Harryhausen animates a Moon calf but for time’s sake was forced to abandon the idea of animating most of the Selenties and have them played by children. As a result, the stop-motion creations here count as the most anonymous, least showcasey examples of Ray Harryhausen’s work. The optical effects are variable – while individual model scenes impress, thick matte lines abound and the models ache for the advent of motion control camerawork.
The film’s major minus point are the Earthside scenes. Here the humour comes written in broad, irritable strokes. The blithering bumptiousness of Lionel Jeffries’ Cavor quickly becomes tedious. The impressive creation of the Selenite society is considerably undermined by the human reaction to it – Cavor’s response is merely to wither up and spinelessly apologise, while Bedford’s is one of out-and-out xenophobia, with he happily killing and throwing Selenites over cliffs, something the film does not seem to take any great exception to. The final twist ending, added clearly as a sardonic echo on the ending of Wells’s The War of the Worlds (1898), wherein is revealed that Cavor’s cold succeeded in infecting and killing the Selenites, seems a final mocking insult, and in the film’s playing up of Bedford’s own undisguised glee, one that adds offence to affront.
The First Men in the Moon was later superbly remade as a BBC tv movie The First Men in the Moon (2010) with Mark Gatiss as Cavor and Rory Kinnear as Bedford.
Ray Harryhausen’s other films are:– the atomic dinosaur film The Beast from 20,000 Fathoms (1953); the giant atomic octopus film It Came from Beneath the Sea (1955); the alien invader film Earth Vs. The Flying Saucers (1956); the alien monster film 20 Million Miles to Earth (1957); The 7th Voyage of Sinbad (1958); The 3 Worlds of Gulliver (1960); the Jules Verne adaptation Mysterious Island (1961); the Greek myth adventure Jason and the Argonauts (1963); the caveman vs dinosaurs epic One Million Years B.C. (1966); the dinosaur film The Valley of Gwangi (1969); the two Sinbad sequels The Golden Voyage of Sinbad (1973) and Sinbad and the Eye of the Tiger (1977); and the Greek myth adventure Clash of the Titans (1981).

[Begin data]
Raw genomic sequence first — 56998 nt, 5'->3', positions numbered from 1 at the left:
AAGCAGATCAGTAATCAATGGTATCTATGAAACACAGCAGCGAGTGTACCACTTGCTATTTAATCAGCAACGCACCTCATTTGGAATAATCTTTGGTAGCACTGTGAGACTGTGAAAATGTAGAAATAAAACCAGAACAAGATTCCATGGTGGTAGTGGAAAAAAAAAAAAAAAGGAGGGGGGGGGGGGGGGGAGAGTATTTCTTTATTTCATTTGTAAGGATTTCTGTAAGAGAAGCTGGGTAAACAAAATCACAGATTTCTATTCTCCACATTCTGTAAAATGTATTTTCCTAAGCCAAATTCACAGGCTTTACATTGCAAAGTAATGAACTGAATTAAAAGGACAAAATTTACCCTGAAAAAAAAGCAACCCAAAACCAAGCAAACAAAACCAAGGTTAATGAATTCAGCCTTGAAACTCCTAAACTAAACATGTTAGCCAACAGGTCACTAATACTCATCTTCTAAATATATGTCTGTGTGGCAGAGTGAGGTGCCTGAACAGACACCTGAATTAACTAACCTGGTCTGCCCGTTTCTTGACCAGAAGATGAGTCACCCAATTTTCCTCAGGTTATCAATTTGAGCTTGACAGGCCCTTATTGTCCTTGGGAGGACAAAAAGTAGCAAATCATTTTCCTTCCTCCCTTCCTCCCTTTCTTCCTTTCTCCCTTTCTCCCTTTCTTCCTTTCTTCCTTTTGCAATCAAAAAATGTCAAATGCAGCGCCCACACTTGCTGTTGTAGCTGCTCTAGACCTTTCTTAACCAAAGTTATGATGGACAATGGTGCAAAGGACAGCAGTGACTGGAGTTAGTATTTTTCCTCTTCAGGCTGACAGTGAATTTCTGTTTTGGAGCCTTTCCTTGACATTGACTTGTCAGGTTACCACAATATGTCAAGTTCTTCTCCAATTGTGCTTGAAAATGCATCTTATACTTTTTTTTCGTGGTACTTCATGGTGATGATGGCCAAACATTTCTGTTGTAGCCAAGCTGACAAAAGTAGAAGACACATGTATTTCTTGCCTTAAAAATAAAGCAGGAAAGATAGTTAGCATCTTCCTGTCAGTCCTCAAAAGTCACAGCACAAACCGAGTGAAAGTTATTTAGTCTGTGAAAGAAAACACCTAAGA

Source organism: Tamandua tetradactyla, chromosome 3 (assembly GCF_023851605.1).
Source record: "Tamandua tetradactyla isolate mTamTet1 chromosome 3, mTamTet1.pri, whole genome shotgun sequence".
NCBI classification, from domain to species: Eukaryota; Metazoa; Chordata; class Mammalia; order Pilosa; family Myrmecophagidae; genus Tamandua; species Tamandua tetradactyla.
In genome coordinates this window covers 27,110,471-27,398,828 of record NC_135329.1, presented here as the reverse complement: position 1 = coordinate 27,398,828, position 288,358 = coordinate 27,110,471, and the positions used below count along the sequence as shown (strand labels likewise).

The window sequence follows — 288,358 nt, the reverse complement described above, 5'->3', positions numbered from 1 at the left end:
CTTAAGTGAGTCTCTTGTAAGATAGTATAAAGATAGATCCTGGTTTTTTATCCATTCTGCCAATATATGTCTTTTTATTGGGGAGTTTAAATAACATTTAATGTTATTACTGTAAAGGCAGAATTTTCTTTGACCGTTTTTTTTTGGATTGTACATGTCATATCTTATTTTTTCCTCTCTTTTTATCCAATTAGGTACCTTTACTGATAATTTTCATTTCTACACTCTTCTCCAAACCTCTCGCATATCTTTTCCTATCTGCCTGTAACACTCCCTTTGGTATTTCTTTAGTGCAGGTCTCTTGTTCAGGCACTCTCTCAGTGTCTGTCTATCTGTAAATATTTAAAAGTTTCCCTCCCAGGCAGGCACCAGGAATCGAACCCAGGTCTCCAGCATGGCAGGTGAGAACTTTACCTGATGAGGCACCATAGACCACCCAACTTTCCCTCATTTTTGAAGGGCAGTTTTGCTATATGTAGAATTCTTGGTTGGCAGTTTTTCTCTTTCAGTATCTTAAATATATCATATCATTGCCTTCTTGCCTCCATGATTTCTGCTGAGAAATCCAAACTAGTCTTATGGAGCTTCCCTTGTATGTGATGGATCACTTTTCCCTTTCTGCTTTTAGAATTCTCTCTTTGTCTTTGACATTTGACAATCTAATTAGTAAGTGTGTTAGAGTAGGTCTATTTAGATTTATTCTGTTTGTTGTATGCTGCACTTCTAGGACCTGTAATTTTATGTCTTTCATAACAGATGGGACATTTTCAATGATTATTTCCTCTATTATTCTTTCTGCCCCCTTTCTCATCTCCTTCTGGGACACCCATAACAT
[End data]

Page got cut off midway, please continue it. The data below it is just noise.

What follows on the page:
Nathan Juran’s other films are:– the historical horror film The Black Castle (1952), the giant bug film The Deadly Mantis (1957), Harryhausen’s 20 Million Miles to Earth (1957), the classic bad films The Brain from Planet Arous (1957) and Attack of the 50 Foot Woman (1958), Harryhausen’s The 7th Voyage of Sinbad (1958), Jack the Giant Killer (1962) and The Boy Who Cried Werewolf (1973).
Nigel Kneale’s other film scripts were The Abominable Snowman (1957), Quatermass 2/The Enemy from Space (1957), Hammer’s The Witches/The Devil’s Own (1966), Quatermass and the Pit (1967) and uncredited work on Halloween III: Season of the Witch (1982). Kneale’s teleplays were:– The Quatermass Experiment (1953), 1984 (1954) from the George Orwell novel, The Creature (1955), Quatermass II (1955), Quatermass and the Pit (1958-9), The Road (1963), about a haunting that may in fact be an example of time travel, The Year of the Sex Olympics (1968) about a future where the populace is pacified by televised sexual competitions, Wine of India (1970) about a future society that enforces euthanasia, The Stone Tape (1972) about the investigation of ghostly phenomena, the tv series Beasts (1976), Quatermass/The Quatermass Conclusion (1979), the comedy series Kinvig (1981) about an SF fans who has an encounter with aliens, and the ghost story tv movie The Woman in Black (1989). The Quatermass Xperiment/The Creeping Unknown (1955) was adapted from Kneale’s tv play without his involvement.